Importance: Recent studies have highlighted an association between epilepsy and Parkinson disease (PD). The role of antiepileptic drugs (AEDs) has not been explored.
Objective: To investigate the association between AEDs and incident PD.
Design, setting, and participants: This nested case-control study started collecting data from the UK Biobank (UKB) in 2006, and data were extracted on June 30, 2021. Individuals with linked primary care prescription data were included. Cases were defined as individuals with a Hospital Episode Statistics (HES)-coded diagnosis of PD. Controls were matched 6:1 for age, sex, race and ethnicity, and socioeconomic status. Prescription records were searched for AEDs prescribed prior to diagnosis of PD. The UKB is a longitudinal cohort study with more than 500 000 participants; 45% of individuals in the UKB have linked primary care prescription data. Participants living in the UK aged between 40 and 69 years were recruited to the UKB between 2006 and 2010. All participants with UKB-linked primary care prescription data (n = 222 106) were eligible for enrollment in the study. Individuals with only a self-reported PD diagnosis or missing data for the matching variables were excluded. In total, 1477 individuals were excluded; 49 were excluded due to having only self-reported PD, and 1428 were excluded due to missing data.
Exposures: Exposure to AEDs (carbamazepine, lamotrigine, levetiracetam, and sodium valproate) was defined using routinely collected prescription data derived from primary care.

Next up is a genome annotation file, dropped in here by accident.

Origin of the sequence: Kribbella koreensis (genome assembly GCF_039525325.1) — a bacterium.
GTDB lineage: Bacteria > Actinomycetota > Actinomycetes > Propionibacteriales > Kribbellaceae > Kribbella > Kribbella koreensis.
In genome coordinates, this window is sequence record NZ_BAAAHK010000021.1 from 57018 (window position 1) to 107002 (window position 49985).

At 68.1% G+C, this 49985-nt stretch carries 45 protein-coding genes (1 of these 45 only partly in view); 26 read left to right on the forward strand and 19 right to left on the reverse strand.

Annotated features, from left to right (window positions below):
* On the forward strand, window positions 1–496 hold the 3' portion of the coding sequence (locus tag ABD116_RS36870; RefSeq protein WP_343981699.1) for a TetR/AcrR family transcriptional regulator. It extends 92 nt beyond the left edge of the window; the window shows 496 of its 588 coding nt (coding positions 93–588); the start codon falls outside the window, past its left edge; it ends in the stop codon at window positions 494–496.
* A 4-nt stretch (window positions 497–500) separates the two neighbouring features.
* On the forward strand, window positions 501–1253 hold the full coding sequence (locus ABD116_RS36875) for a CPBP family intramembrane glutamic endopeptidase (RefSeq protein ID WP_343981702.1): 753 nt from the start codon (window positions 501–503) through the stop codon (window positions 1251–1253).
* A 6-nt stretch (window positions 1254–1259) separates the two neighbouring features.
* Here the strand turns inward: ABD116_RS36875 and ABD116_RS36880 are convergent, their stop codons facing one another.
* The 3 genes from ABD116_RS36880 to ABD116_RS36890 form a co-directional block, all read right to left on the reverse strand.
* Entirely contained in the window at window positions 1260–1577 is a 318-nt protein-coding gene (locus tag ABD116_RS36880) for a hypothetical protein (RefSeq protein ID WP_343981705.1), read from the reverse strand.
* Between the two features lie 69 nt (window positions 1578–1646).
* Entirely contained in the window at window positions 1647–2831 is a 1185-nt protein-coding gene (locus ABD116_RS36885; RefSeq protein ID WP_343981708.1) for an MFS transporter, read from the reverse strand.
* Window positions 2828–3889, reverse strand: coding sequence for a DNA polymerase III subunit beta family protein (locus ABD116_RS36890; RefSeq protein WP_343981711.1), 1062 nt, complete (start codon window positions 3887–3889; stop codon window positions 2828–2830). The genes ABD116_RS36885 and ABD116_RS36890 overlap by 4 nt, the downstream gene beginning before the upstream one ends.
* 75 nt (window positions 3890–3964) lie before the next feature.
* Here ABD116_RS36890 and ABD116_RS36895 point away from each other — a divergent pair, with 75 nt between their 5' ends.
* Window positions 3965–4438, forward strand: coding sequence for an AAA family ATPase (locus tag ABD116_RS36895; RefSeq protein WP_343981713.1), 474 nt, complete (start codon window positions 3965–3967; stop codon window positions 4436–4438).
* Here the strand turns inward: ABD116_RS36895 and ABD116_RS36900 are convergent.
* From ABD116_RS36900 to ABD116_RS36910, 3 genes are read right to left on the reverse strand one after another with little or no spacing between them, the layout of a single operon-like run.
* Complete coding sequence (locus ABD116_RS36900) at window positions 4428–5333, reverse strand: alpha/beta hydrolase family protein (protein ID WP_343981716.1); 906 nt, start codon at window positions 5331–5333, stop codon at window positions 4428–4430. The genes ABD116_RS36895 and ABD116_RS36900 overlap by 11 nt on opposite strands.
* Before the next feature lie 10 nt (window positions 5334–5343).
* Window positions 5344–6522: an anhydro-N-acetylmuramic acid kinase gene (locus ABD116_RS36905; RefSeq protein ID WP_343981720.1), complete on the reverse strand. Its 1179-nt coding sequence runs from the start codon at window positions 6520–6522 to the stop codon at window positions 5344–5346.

Main outcomes and measures: Odds ratios and 95% CIs were calculated using adjusted logistic regression models for individuals prescribed AEDs before the first date of HES-coded diagnosis of PD.
Results: In this case-control study, there were 1433 individuals with an HES-coded PD diagnosis (cases) and 8598 controls in the analysis. Of the 1433 individuals, 873 (60.9%) were male, 1397 (97.5%) had their race and ethnicity recorded as White, and their median age was 71 years (IQR, 65-75 years). An association was found between AED prescriptions and incident PD (odds ratio, 1.80; 95% CI, 1.35-2.40). There was a trend for a greater number of prescription issues and multiple AEDs being associated with a greater risk of PD.
Conclusions and relevance: This study, the first to systematically look at PD risk in individuals prescribed the most common AEDs, to our knowledge, found evidence of an association between AEDs and incident PD. With the recent literature demonstrating an association between epilepsy and PD, this study provides further insights.